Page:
That case involved an Oregon accident. Bonell contends that California courts have held to the contrary and that, since California law must control here, the Tidewater case cannot apply. As establishing California law, appellant relies upon Miesen v. Bolich, 1960, 177 Cal. App. 2d 145, 1 Cal. Rptr. 912, and Chrysler Motors of California v. Royal Indemnity Co., 1946, 76 Cal. App. 2d 785, 174 P.2d 318. In both of these cases under the exclusionary clauses there involved, the court was concerned with the cause of the accident: with the act or omission which was the source of the potential liability of the insured and with whether such act or omission fell within the provisions of the clause. The cases held generally that the hazard arose when the negligent act was committed and not when the accident occurred. The fact that the occurrence of the accident appeared to be under conditions excluding coverage was held not sufficient to result in exclusion where the act of negligence causing the accident did not fall within the exclusionary clause.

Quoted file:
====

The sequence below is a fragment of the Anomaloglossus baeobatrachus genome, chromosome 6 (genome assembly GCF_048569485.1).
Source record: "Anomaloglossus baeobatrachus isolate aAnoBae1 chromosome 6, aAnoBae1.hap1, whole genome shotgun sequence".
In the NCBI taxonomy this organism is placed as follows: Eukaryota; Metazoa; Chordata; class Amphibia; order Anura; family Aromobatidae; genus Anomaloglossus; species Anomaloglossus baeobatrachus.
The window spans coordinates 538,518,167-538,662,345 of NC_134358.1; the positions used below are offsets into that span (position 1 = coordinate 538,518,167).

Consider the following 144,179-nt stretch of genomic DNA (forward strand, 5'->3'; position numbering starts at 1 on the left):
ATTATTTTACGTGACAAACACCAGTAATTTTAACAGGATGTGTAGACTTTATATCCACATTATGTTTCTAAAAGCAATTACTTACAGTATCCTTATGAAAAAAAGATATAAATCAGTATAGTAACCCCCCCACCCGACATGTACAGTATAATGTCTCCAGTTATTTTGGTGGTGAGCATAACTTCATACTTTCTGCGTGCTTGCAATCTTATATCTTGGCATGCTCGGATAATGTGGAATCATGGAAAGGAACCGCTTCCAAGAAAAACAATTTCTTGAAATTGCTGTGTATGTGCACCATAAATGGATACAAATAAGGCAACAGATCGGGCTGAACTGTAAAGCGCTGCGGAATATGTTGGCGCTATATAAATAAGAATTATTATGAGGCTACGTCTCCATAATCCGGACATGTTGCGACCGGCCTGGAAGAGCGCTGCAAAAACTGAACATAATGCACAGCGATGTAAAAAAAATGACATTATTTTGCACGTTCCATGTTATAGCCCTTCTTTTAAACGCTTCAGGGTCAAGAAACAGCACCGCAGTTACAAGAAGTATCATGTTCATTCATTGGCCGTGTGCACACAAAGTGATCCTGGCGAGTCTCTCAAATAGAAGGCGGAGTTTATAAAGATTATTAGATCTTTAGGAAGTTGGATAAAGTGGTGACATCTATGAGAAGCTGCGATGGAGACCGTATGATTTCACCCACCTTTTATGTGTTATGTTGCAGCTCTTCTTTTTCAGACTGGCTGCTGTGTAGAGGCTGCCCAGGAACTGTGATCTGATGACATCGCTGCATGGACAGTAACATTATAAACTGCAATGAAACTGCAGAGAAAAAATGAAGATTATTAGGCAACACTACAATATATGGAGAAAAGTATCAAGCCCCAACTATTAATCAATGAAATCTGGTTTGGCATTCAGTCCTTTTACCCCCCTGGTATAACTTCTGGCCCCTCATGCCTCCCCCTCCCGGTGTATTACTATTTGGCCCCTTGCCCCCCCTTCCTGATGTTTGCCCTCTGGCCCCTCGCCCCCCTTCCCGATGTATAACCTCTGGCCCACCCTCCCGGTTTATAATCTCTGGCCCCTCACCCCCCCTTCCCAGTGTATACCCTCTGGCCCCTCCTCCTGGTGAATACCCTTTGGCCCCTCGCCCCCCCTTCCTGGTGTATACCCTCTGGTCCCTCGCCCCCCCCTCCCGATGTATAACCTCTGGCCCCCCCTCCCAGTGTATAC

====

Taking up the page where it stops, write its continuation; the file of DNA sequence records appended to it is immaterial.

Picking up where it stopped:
These cases cannot apply, as authority, to the clause with which we are concerned. Here the excluded hazard is not the negligent act proximately causing injury. It is, by express definition, "the handling or use of" the product sold. It cannot be denied that this was the cause in fact of the injury. Unlike the cited California cases, the clause here expressly provides exclusion "if the accident occurs after insured has relinquished possession * * *." (Emphasis supplied.) It is the occurrence of the accident itself and not of its negligent cause which is expressly made the determining circumstance. In the area of products liability this is readily understandable. In all such cases the cause of the accident (in the sense of the negligent act or omission which has proximately resulted in injury) has antedated the delivery of the article to the purchaser. To construe this clause as applying only when the proximate cause had occurred after delivery would, of course, result in no effective exclusion of products liability whatsoever.